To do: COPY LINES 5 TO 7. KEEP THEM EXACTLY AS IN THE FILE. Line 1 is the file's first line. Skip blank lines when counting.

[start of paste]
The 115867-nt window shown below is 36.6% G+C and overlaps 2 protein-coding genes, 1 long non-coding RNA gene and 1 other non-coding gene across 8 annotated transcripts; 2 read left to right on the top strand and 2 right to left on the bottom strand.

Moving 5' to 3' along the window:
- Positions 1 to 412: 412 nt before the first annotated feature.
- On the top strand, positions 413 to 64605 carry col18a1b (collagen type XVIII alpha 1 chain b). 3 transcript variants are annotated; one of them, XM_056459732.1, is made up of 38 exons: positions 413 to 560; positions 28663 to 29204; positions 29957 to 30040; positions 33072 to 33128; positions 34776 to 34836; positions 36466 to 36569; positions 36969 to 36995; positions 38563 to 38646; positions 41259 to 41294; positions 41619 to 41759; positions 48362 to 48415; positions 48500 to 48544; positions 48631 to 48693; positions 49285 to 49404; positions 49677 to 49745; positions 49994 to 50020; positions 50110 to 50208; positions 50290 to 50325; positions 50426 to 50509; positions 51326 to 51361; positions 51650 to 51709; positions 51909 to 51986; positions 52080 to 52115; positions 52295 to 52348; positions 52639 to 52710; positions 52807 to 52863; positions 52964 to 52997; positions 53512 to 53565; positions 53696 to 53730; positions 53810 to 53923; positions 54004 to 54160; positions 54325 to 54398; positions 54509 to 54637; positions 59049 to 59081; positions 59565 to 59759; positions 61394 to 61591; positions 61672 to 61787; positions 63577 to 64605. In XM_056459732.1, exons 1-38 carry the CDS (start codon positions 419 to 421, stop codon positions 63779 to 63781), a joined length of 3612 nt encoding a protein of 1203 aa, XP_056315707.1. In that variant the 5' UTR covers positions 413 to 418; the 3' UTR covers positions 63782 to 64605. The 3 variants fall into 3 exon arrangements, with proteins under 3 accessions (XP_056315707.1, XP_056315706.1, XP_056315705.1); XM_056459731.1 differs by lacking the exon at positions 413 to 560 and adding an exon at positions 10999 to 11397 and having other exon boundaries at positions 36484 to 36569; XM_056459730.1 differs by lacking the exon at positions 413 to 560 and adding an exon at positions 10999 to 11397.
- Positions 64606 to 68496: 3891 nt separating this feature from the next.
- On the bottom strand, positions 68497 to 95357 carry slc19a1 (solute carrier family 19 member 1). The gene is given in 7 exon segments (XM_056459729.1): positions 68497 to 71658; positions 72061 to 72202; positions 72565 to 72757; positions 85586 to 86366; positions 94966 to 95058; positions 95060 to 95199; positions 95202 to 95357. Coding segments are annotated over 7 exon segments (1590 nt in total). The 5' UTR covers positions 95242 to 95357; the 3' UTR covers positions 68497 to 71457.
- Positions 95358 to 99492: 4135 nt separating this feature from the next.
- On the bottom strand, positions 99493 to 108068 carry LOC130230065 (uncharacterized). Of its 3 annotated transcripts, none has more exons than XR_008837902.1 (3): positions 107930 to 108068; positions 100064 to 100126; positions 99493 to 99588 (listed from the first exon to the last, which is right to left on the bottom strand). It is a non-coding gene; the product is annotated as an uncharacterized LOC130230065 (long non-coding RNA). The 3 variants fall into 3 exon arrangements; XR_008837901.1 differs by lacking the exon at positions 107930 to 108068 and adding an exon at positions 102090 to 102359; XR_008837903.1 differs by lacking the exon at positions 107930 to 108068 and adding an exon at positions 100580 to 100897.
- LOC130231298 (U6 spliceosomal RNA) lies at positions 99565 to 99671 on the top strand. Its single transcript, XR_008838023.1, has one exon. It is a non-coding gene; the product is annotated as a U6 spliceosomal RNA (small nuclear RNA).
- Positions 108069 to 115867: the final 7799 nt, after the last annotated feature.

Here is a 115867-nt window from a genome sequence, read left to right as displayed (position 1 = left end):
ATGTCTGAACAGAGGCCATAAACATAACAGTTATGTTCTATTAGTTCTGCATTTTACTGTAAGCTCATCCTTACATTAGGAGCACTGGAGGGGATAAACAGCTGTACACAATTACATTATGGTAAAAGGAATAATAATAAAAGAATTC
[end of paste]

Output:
- Positions 64606 to 68496: 3891 nt separating this feature from the next.
- On the bottom strand, positions 68497 to 95357 carry slc19a1 (solute carrier family 19 member 1). The gene is given in 7 exon segments (XM_056459729.1): positions 68497 to 71658; positions 72061 to 72202; positions 72565 to 72757; positions 85586 to 86366; positions 94966 to 95058; positions 95060 to 95199; positions 95202 to 95357. Coding segments are annotated over 7 exon segments (1590 nt in total). The 5' UTR covers positions 95242 to 95357; the 3' UTR covers positions 68497 to 71457.
- Positions 95358 to 99492: 4135 nt separating this feature from the next.